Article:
Alaska was admitted to the Union on January 3, 1959. Alaska's United States Senate seats belong to Class 2 and Class 3. The state's current senators are Republicans Lisa Murkowski (serving since 2002) and Dan Sullivan (serving since 2015). A total of eight people have represented Alaska in the U.S. Senate.
Class 2 U.S. senators belong to the electoral cycle that were first elected in 1958 for only one Congress (the 86th Congress), and then the seat was contested again for the 87th Congress, 90th Congress, and every three Congresses (six years) thereafter. The seat in recent years has been contested in 2008, 2014, and 2020. The next election will be in 2026.
Class 3 U.S. senators belong to the electoral cycle that were first elected in 1958 for two Congresses (the 86th Congress and 87th Congress), and then the seat was contested again for the 88th Congress, 91st Congress, and every three Congresses (six years) thereafter. The seat in recent years has been contested in 2004, 2010, and 2016. The next election will be in 2022.
|#||Senator||Party||Dates in office||Electoral history||T||T||Electoral history||Dates in office||Party||Senator||#|
|Democratic||January 3, 1959 –|
December 11, 1968
|Elected in 1958.||1||86th||1||Elected in 1958.||January 3, 1959 –|
January 3, 1969
|Re-elected in 1960.||2||87th|
|88th||2|| Re-elected in 1962.|
| Re-elected in 1966.|
|Vacant||December 11, 1968 –|
December 24, 1968
|Republican||December 24, 1968 –|
January 3, 2009
|Appointed to continue Bartlett's term.|
Elected in 1970 to finish Bartlett's term.
|91st||3||Elected in 1968.||January 3, 1969 –|
January 3, 1981
|Re-elected in 1972.||4||93rd|
|94th||4|| Re-elected in 1974.|
|Re-elected in 1978.||5||96th|
|97th||5||Elected in 1980.||January 3, 1981 –|
December 2, 2002
|Re-elected in 1984.||6||99th|
|100th||6||Re-elected in 1986.|
|Re-elected in 1990.||7||102nd|
|103rd||7||Re-elected in 1992.|
|Re-elected in 1996.||8||105th|
|106th||8|| Re-elected in 1998.|
Resigned to become Governor of Alaska.
|December 2, 2002 –|
December 20, 2002
|Appointed to finish her father's term.||December 20, 2002 –|
| Re-elected in 2002.|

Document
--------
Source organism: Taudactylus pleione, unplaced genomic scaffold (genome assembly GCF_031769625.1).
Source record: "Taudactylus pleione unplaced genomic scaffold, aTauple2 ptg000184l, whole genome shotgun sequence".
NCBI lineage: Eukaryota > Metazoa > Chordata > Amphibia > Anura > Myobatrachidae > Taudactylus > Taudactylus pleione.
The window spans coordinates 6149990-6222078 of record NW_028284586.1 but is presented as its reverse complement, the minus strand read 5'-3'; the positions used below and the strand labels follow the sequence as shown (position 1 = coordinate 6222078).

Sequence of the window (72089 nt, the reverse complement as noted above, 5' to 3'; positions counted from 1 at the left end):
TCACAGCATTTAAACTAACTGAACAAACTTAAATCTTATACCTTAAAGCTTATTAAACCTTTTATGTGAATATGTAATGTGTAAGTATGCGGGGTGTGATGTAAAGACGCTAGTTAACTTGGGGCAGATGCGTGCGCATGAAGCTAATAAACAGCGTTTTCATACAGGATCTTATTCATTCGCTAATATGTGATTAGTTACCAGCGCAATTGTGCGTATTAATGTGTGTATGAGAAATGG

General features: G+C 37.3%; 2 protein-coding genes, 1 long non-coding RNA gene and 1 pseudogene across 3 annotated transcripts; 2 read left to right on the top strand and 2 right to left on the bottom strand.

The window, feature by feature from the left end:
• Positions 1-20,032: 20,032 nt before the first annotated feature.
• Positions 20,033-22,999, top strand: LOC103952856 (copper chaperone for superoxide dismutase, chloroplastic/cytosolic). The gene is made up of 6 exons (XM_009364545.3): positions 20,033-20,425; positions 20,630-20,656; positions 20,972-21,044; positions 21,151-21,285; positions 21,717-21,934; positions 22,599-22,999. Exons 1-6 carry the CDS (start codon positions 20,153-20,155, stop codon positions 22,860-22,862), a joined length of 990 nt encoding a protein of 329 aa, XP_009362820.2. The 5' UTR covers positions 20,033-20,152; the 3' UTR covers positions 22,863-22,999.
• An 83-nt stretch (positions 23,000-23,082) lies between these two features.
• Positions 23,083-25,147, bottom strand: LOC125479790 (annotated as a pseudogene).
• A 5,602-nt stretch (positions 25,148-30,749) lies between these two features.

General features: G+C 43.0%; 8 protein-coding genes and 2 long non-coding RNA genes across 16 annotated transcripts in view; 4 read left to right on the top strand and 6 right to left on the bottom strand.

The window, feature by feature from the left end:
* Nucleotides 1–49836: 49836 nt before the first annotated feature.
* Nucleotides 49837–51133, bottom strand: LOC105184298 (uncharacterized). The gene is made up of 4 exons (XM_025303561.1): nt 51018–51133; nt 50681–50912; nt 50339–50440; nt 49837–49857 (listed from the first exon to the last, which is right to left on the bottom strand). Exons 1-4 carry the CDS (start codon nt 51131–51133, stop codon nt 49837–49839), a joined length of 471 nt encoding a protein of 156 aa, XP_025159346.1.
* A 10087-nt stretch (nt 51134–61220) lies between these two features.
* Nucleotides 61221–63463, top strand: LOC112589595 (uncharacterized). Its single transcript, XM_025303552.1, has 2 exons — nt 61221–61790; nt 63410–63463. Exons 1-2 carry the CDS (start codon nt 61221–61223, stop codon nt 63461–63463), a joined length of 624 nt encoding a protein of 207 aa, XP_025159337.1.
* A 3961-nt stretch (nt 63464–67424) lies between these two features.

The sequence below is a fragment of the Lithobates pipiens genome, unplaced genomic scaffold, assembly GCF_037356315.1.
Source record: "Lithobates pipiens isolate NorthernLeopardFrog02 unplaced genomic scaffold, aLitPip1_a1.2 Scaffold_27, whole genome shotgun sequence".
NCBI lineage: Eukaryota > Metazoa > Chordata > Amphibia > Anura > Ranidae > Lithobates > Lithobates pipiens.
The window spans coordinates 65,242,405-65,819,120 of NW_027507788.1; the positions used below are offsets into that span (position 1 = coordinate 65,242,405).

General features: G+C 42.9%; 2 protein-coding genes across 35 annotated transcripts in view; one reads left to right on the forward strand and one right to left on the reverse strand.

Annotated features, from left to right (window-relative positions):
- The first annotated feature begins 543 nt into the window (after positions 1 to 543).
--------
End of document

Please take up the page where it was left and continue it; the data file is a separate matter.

|109th||9||Elected to full term in 2004.|
|Democratic||January 3, 2009 –|
January 3, 2015
| Elected in 2008.|
|112th||10||Lost renomination, but re-elected as a write-in candidate in 2010.|
|Republican||January 3, 2015 –|
|Elected in 2014.||11||114th|
|115th||11||Re-elected in 2016.|
|Re-elected in 2020.||12||117th|
|118th||12||To be determined in the 2022 election.|
|To be determined in the 2026 election.||13||120th|
|#||Senator||Party||Years in office||Electoral history||T||T||Electoral history||Years in office||Party||Senator||#|
|Class 2||Class 3|
As of January 2021 [update] , there are three living former senators from Alaska. The most recent and most recently serving senator to die was Ted Stevens (December 24, 1968 – January 3, 2009) on August 9, 2010.
|Senator||Term of office||Date of birth (and age)|
|Mike Gravel||January 3, 1969 – January 3, 1981||May 13, 1930|
|Frank Murkowski||January 3, 1981 – December 2, 2002||March 28, 1933|
|Mark Begich||January 3, 2009 – January 3, 2015||March 30, 1962|
They Shall Have Stars, the first volume in science fiction writer James Blish's Cities in Flight series, was published in 1950 and is set in a fictional 2013. A major character is Alaska Senator Bliss Wagoner, head of the Joint Congressional Committee on Space Flight, who is depicted as playing a crucial role in Humanity's spread into space. At the time of writing, Alaska was not yet a state and had no Senators, but Blish correctly assumed that this would come about by 2013.
Since Montana became a U.S. state in 1889, it has sent congressional delegations to the United States Senate and the United States House of Representatives. Each state elects two senators to serve for six years. Before the Seventeenth Amendment took effect in 1913, senators were elected by the Montana State Legislature. Members of the House of Representatives are elected to two-year terms, one from Montana's at-large congressional district. Before becoming a state, the Territory of Montana elected a non-voting delegate at-large to Congress from 1864 to 1889.
These are tables of congressional delegations from Maine to the United States Senate and United States House of Representatives. Maine became a state on March 15, 1820 and elects Senators to Classes 1 and 2. Maine's current U.S Senators are Republican Susan Collins and Independent Angus King. For organizational purposes King caucuses with the Democratic Party, making Maine one of the nine states to have a split United States Senate delegation. Maine has been allotted 2 seats in the U.S House of Representatives since the 1960 Census, both of which are held by Democrats as of 2019.
These are tables of congressional delegations from Indiana to the United States House of Representatives and the United States Senate.